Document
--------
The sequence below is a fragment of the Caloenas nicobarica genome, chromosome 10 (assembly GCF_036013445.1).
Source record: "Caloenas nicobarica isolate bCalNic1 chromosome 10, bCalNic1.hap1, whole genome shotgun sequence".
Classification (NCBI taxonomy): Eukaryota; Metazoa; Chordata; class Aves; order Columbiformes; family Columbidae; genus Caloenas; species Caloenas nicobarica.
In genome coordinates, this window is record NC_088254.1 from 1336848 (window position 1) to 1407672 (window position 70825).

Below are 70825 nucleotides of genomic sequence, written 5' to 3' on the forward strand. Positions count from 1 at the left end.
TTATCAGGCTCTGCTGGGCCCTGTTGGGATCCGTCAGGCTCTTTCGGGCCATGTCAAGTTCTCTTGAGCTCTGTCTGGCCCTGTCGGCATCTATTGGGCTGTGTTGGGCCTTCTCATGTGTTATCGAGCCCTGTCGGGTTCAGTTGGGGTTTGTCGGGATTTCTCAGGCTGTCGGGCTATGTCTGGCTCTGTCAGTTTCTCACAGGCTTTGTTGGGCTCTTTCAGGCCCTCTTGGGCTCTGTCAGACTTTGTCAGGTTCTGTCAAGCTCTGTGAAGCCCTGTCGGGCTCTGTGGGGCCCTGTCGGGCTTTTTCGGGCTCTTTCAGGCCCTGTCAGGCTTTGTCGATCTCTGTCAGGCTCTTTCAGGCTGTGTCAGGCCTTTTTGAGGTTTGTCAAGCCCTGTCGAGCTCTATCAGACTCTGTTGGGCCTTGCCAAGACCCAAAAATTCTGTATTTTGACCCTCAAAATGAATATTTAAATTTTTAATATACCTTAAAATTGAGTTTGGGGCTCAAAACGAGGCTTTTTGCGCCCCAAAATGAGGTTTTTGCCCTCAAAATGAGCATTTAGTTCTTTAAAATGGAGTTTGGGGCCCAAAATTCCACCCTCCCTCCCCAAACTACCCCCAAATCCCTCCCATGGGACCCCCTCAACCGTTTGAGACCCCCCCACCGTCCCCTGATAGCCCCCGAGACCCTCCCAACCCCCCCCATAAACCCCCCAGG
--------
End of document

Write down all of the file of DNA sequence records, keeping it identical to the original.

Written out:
The sequence below is a fragment of the Caloenas nicobarica genome, chromosome 10 (assembly GCF_036013445.1).
Source record: "Caloenas nicobarica isolate bCalNic1 chromosome 10, bCalNic1.hap1, whole genome shotgun sequence".
Classification (NCBI taxonomy): Eukaryota; Metazoa; Chordata; class Aves; order Columbiformes; family Columbidae; genus Caloenas; species Caloenas nicobarica.
In genome coordinates, this window is record NC_088254.1 from 1336848 (window position 1) to 1407672 (window position 70825).

Below are 70825 nucleotides of genomic sequence, written 5' to 3' on the forward strand. Positions count from 1 at the left end.
TTATCAGGCTCTGCTGGGCCCTGTTGGGATCCGTCAGGCTCTTTCGGGCCATGTCAAGTTCTCTTGAGCTCTGTCTGGCCCTGTCGGCATCTATTGGGCTGTGTTGGGCCTTCTCATGTGTTATCGAGCCCTGTCGGGTTCAGTTGGGGTTTGTCGGGATTTCTCAGGCTGTCGGGCTATGTCTGGCTCTGTCAGTTTCTCACAGGCTTTGTTGGGCTCTTTCAGGCCCTCTTGGGCTCTGTCAGACTTTGTCAGGTTCTGTCAAGCTCTGTGAAGCCCTGTCGGGCTCTGTGGGGCCCTGTCGGGCTTTTTCGGGCTCTTTCAGGCCCTGTCAGGCTTTGTCGATCTCTGTCAGGCTCTTTCAGGCTGTGTCAGGCCTTTTTGAGGTTTGTCAAGCCCTGTCGAGCTCTATCAGACTCTGTTGGGCCTTGCCAAGACCCAAAAATTCTGTATTTTGACCCTCAAAATGAATATTTAAATTTTTAATATACCTTAAAATTGAGTTTGGGGCTCAAAACGAGGCTTTTTGCGCCCCAAAATGAGGTTTTTGCCCTCAAAATGAGCATTTAGTTCTTTAAAATGGAGTTTGGGGCCCAAAATTCCACCCTCCCTCCCCAAACTACCCCCAAATCCCTCCCATGGGACCCCCTCAACCGTTTGAGACCCCCCCACCGTCCCCTGATAGCCCCCGAGACCCTCCCAACCCCCCCCATAAACCCCCCAGG